Both companies now distribute Steam installers as part of their driver and software installations.


Steam's development began at an uncertain date prior to 2002. Prior to 'Steam', its codenames were 'Grid' and 'Gazelle'. It was revealed to the public on 22 March 2002 at the Game Developers Conference, and was presented purely as a distribution network. To demonstrate the ease of integrating Steam to a game, Relic Entertainment had created a special version of Impossible Creatures.

The client application, Steam version 1.0, was first made available for download in 2002 during the beta period for Counter-Strike 1.4. At that time, it appeared to be a method of streamlining the patch process common in online computer games. Installation and use of the Steam program was mandatory for CS 1.4 beta testers, but Steam remained an optional component. In 2004, the World Opponent Network (WON) was shut down and replaced by Steam.

Recently, Valve has been negotiating contracts with several publishers and independent developers to release their products on Steam, typically with a pre-order discount of 10% off their MSRP. Rag Doll Kung Fu and Darwinia are two examples, and Canadian publisher Strategy First announced in December 2005 that it would be partnering with Valve for digital distribution of current and future titles.

Half-Life 2 release

On November 16, 2004, Half-Life 2 was officially released. The game required activation via Steam in order to play the game. Later on the day of the launch, a significant number of buyers (both through Steam and retail) found themselves unable to play the game, due in part to a bottleneck of Valve's Steam system. The European authentication servers went down for about 5 hours before being fixed, preventing those with accounts stored on them from decrypting or playing the game they had bought. Other problems included long download times, glitches and seemingly unnecessary updates.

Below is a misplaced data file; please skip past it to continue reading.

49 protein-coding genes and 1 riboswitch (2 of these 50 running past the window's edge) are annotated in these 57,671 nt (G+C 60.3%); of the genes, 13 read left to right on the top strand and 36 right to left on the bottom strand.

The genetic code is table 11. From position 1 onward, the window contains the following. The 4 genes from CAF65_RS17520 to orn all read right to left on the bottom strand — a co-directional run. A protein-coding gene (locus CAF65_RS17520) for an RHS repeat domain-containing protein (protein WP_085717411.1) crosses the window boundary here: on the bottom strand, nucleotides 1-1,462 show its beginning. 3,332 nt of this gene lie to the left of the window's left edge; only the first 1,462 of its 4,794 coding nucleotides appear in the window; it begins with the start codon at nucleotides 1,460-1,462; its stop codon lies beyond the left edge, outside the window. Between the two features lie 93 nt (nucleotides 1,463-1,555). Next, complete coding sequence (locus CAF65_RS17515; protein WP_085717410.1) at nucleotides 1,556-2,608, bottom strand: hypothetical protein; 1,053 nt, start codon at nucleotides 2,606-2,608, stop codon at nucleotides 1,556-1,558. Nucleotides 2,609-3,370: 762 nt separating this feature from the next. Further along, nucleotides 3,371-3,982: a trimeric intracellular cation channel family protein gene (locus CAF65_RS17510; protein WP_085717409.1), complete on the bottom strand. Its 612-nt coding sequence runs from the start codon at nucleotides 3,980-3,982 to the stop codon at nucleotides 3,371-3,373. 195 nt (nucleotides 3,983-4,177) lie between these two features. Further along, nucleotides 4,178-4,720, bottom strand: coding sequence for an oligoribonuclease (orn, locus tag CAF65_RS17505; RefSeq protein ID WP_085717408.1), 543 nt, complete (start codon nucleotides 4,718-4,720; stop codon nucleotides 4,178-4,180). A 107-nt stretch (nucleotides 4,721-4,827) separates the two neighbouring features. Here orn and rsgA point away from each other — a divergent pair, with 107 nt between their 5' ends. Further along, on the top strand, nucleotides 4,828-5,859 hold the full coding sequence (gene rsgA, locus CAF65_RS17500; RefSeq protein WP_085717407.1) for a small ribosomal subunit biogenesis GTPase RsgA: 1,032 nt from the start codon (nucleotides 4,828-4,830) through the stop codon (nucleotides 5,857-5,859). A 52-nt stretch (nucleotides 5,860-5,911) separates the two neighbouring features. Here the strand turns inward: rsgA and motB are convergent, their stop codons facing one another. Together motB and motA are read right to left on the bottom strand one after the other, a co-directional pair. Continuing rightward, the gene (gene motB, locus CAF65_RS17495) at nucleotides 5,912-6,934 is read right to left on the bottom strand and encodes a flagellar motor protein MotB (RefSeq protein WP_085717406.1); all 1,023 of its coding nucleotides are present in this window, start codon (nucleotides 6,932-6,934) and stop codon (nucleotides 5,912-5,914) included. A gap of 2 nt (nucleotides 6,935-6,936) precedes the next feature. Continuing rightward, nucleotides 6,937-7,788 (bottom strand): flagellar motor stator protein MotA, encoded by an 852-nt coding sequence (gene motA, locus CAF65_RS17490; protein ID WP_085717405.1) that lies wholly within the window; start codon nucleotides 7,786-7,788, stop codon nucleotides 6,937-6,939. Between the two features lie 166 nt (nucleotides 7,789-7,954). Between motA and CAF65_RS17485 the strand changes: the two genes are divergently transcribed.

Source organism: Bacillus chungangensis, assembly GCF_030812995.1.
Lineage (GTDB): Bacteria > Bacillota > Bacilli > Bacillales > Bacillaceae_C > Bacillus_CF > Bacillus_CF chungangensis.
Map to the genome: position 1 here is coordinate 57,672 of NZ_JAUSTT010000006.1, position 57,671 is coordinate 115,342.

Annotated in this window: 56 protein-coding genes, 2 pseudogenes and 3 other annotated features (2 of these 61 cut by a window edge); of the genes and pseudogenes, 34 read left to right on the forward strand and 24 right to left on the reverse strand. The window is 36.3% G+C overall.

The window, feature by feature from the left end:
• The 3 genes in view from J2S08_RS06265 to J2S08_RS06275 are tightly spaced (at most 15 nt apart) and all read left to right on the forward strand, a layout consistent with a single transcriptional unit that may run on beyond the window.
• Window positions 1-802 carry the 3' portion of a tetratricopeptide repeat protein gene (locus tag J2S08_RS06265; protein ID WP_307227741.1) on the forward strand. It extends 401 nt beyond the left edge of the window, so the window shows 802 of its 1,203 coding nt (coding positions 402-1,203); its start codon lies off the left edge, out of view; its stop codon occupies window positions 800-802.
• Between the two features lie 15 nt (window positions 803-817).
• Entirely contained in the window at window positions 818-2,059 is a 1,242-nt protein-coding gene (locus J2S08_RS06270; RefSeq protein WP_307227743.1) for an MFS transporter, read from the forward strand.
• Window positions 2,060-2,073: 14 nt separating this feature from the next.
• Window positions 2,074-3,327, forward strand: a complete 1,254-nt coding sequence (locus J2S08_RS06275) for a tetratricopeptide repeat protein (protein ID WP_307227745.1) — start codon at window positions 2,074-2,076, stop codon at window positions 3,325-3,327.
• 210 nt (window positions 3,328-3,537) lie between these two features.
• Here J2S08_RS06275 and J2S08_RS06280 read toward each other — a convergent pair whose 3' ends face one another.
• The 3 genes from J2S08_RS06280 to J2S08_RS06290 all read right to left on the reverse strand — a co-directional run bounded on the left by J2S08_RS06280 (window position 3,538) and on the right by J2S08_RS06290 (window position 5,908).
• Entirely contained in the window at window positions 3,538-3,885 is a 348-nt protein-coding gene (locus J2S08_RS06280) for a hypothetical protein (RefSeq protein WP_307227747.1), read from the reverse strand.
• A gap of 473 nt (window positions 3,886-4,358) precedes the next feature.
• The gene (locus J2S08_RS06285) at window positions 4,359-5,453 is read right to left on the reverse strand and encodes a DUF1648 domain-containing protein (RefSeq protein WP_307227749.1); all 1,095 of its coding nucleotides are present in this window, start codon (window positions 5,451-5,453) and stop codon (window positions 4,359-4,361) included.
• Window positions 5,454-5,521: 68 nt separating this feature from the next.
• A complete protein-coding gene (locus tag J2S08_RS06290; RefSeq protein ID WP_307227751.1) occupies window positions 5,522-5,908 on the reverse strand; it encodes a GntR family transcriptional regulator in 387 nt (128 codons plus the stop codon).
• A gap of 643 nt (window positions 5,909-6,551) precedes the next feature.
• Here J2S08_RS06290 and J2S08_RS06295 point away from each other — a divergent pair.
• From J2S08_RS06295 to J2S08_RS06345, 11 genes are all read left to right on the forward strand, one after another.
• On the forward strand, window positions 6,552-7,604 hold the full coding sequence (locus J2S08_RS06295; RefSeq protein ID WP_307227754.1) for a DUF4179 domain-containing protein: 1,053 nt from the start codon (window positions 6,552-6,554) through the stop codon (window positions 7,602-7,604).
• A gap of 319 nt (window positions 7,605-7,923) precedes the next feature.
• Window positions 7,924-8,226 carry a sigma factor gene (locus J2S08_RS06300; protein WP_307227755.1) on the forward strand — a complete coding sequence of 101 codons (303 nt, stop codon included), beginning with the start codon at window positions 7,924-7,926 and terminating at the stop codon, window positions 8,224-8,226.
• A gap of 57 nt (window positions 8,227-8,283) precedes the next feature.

Many hacks sprang up following Half-Life 2's launch, each claiming to be able to circumvent Steam and enable the user to get the games for free. Valve responded to these hacks by patching the servers and disabling accounts. It is still possible to download and play some games from Steam, and the games are unrestricted for single-player, LAN play and on illegal 'cracked' servers (as and when they can trick the master server).

Criticism of Steam

System failure

It is necessary to validate every Steam game online before it can be launched, although an offline mode is available. There are no alternate methods of activation such as via telephone or fax, which causes the system to deny access to those without Internet connections. According to the Steam Subscriber Agreement, Steam's availability is not guaranteed and Valve is under no legal obligation to release an update disabling the authentication system in the event that Steam becomes permanently unavailable.

Temporary system failures may occur preventing users from activating their games. The first temporary system failure affected Europe on November 2004 just after Half-Life 2 was released, and in December 2006 the root authentication servers were unavailable due to storms in Seattle. These temporary failures must currently be weathered by users wishing to play online or make new purchases.

Forced auto-updates

By default, to play a game offline, Steam and the game itself must be fully updated. When Steam starts online, the system checks to see if there are updates available. If there are, the user is forced to wait for update process to finish before being able to play again, though games can be streamed online. These updates cannot be rolled back by the user, which prevents users with unusual or unrecognized issues reverting their software to its previous, functional state. Steam can be set to stay offline and not attempt a connection, but this offline mode has its own restrictions and limitations, including preventing games which have not been updated from running in offline mode.

Auto-updating can be turned off by the user, on a game by game basis. Doing this will cause multiplayer games to not function due to the users version being out of date compared to both other users who took the update, and game servers. Choosing to update the game is possible without re-activating the auto-update feature.

Changes to minimum specifications